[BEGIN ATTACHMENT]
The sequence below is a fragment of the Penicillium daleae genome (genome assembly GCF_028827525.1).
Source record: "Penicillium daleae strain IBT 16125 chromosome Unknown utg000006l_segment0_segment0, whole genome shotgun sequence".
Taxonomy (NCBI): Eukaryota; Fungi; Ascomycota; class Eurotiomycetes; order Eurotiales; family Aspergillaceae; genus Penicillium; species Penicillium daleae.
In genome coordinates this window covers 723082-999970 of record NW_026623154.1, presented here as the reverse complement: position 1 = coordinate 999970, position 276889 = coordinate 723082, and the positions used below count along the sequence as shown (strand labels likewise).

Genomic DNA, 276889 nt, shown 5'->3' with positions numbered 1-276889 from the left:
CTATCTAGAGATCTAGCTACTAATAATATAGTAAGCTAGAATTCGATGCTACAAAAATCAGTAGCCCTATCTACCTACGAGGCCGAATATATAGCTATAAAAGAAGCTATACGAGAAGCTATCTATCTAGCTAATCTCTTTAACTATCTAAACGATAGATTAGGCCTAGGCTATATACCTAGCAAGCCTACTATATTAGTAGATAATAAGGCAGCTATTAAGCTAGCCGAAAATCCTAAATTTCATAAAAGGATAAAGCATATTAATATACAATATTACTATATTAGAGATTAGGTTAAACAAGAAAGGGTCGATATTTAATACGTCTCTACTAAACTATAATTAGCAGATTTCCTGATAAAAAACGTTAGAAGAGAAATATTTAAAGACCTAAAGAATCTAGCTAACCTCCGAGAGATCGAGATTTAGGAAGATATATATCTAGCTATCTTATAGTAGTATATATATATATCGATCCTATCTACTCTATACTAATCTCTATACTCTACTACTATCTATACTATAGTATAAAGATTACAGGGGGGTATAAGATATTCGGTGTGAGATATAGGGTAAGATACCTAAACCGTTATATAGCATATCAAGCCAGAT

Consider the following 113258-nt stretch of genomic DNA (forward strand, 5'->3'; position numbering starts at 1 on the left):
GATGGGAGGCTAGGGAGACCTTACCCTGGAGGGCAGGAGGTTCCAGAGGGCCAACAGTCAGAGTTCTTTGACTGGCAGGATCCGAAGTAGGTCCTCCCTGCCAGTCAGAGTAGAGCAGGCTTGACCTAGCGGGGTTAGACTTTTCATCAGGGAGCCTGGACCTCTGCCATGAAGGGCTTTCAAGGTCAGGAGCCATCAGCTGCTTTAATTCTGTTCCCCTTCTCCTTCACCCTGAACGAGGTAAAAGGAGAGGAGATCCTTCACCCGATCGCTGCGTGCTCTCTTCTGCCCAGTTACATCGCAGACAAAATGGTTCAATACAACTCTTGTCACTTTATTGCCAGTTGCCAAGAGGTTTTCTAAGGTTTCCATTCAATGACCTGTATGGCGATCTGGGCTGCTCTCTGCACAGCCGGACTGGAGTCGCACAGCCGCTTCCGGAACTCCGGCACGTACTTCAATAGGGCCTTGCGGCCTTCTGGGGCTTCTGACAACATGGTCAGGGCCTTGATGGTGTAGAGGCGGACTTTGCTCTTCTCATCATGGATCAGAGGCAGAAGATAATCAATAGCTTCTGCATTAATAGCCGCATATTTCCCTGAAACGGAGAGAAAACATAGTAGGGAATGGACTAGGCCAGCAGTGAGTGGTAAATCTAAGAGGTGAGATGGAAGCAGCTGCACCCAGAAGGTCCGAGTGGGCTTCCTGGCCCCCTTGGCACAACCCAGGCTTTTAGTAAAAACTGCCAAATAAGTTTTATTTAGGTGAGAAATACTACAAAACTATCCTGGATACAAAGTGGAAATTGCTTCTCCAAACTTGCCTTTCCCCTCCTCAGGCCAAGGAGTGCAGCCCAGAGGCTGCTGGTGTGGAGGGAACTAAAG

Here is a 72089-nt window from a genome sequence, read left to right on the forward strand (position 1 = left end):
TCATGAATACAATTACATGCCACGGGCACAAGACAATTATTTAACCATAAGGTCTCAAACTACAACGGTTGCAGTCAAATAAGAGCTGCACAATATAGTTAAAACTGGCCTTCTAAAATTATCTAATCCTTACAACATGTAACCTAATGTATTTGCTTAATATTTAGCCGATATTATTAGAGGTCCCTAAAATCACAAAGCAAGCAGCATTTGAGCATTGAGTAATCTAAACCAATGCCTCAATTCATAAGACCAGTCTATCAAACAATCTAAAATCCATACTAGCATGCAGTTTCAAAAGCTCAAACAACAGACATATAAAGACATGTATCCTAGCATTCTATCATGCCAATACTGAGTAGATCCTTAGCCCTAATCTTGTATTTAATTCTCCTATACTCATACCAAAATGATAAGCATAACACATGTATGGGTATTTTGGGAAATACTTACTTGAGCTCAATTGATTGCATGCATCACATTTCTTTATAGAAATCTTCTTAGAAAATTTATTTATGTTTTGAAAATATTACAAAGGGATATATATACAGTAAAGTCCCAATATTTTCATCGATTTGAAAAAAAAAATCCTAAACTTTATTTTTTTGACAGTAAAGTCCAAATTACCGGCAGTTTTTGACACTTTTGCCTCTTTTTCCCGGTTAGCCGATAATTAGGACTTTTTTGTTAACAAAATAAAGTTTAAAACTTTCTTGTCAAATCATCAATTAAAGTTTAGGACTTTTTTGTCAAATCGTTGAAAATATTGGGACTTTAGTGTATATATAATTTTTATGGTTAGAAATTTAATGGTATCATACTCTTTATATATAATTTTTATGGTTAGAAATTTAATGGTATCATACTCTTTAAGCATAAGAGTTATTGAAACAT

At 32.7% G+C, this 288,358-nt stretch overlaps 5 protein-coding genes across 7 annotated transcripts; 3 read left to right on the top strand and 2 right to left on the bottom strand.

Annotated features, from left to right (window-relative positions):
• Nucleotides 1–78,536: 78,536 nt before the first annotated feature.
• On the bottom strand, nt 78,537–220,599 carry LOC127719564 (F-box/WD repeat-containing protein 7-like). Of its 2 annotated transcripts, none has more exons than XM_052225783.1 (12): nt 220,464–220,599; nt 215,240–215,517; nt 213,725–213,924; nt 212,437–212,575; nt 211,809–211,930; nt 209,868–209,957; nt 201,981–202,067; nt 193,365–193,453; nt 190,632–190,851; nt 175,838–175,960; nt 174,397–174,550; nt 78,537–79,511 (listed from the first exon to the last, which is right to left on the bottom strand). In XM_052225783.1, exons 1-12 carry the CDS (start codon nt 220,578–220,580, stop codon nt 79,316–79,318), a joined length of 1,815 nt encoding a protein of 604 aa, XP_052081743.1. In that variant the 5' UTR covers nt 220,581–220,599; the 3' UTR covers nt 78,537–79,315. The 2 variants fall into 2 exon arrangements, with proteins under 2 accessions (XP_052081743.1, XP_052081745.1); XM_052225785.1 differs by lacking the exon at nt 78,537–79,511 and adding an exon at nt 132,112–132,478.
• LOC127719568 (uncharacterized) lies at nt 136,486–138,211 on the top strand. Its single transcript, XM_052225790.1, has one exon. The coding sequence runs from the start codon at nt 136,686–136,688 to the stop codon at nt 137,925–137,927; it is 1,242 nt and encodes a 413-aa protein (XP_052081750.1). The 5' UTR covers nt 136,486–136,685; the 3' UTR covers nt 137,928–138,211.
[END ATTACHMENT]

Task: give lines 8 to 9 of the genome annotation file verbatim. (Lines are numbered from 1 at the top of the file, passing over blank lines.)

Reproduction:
GATGGGAGGCTAGGGAGACCTTACCCTGGAGGGCAGGAGGTTCCAGAGGGCCAACAGTCAGAGTTCTTTGACTGGCAGGATCCGAAGTAGGTCCTCCCTGCCAGTCAGAGTAGAGCAGGCTTGACCTAGCGGGGTTAGACTTTTCATCAGGGAGCCTGGACCTCTGCCATGAAGGGCTTTCAAGGTCAGGAGCCATCAGCTGCTTTAATTCTGTTCCCCTTCTCCTTCACCCTGAACGAGGTAAAAGGAGAGGAGATCCTTCACCCGATCGCTGCGTGCTCTCTTCTGCCCAGTTACATCGCAGACAAAATGGTTCAATACAACTCTTGTCACTTTATTGCCAGTTGCCAAGAGGTTTTCTAAGGTTTCCATTCAATGACCTGTATGGCGATCTGGGCTGCTCTCTGCACAGCCGGACTGGAGTCGCACAGCCGCTTCCGGAACTCCGGCACGTACTTCAATAGGGCCTTGCGGCCTTCTGGGGCTTCTGACAACATGGTCAGGGCCTTGATGGTGTAGAGGCGGACTTTGCTCTTCTCATCATGGATCAGAGGCAGAAGATAATCAATAGCTTCTGCATTAATAGCCGCATATTTCCCTGAAACGGAGAGAAAACATAGTAGGGAATGGACTAGGCCAGCAGTGAGTGGTAAATCTAAGAGGTGAGATGGAAGCAGCTGCACCCAGAAGGTCCGAGTGGGCTTCCTGGCCCCCTTGGCACAACCCAGGCTTTTAGTAAAAACTGCCAAATAAGTTTTATTTAGGTGAGAAATACTACAAAACTATCCTGGATACAAAGTGGAAATTGCTTCTCCAAACTTGCCTTTCCCCTCCTCAGGCCAAGGAGTGCAGCCCAGAGGCTGCTGGTGTGGAGGGAACTAAAG

Here is a 72089-nt window from a genome sequence, read left to right on the forward strand (position 1 = left end):